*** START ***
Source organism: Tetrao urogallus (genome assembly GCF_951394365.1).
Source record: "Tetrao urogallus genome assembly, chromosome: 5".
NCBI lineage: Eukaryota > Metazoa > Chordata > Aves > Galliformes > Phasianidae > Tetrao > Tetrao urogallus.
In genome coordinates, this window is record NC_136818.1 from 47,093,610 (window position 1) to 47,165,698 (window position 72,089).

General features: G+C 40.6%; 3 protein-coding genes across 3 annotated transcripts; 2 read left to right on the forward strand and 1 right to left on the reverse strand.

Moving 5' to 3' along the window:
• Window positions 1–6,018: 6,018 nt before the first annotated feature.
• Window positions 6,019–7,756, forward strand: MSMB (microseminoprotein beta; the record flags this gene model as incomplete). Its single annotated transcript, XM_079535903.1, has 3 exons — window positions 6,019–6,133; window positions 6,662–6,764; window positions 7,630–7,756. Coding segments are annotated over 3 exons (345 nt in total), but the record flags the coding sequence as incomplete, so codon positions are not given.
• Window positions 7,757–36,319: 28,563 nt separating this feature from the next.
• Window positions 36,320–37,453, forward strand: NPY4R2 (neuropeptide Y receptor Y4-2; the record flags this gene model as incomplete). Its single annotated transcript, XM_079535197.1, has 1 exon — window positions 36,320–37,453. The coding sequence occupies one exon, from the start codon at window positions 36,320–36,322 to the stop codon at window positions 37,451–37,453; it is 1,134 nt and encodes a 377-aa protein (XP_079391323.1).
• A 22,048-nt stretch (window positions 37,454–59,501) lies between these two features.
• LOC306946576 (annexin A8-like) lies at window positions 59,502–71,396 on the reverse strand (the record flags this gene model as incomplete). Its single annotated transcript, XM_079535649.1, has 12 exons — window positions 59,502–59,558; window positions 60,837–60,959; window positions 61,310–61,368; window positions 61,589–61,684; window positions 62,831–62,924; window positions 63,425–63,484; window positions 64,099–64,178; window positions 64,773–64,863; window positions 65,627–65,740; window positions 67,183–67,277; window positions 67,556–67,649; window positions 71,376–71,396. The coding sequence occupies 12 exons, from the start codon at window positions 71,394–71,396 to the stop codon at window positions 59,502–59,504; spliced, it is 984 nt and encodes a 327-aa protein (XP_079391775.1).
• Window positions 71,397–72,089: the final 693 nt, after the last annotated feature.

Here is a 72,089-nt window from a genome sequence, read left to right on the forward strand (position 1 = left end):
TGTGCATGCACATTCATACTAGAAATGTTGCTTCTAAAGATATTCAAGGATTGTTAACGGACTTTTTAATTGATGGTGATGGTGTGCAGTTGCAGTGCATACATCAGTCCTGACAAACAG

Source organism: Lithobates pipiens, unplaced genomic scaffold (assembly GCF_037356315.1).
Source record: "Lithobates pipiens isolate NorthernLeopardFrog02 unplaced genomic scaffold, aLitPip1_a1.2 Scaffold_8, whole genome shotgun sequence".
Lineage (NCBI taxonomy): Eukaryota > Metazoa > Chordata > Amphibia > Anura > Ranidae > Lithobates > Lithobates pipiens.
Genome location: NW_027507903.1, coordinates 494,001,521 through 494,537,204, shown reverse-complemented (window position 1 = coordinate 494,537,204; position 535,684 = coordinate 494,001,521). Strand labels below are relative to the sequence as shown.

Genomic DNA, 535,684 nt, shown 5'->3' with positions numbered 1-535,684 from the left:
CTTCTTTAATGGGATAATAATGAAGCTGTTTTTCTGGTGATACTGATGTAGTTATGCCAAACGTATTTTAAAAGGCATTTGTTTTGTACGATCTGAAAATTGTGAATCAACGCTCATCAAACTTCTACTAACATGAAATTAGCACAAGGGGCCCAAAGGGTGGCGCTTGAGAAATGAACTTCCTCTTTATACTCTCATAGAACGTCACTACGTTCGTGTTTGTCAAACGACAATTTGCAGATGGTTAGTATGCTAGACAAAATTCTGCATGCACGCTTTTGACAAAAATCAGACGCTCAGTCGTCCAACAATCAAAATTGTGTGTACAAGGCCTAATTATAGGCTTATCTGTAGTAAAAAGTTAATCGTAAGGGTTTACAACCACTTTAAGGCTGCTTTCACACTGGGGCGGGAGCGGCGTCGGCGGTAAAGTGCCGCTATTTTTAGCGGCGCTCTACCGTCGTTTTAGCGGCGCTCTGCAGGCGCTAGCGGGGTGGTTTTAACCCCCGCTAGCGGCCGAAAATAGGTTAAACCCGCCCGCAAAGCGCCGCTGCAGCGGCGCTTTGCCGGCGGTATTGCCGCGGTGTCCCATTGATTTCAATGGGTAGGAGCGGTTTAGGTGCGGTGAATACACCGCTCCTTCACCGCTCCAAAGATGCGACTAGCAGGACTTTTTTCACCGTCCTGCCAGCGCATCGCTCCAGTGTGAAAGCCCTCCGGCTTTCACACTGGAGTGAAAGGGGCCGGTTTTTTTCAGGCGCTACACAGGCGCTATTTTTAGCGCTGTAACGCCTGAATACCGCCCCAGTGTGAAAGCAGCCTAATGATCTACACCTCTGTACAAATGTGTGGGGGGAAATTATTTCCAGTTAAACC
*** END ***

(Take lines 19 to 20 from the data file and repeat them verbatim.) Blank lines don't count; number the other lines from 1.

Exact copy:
Genome location: NW_027507903.1, coordinates 494,001,521 through 494,537,204, shown reverse-complemented (window position 1 = coordinate 494,537,204; position 535,684 = coordinate 494,001,521). Strand labels below are relative to the sequence as shown.

Genomic DNA, 535,684 nt, shown 5'->3' with positions numbered 1-535,684 from the left: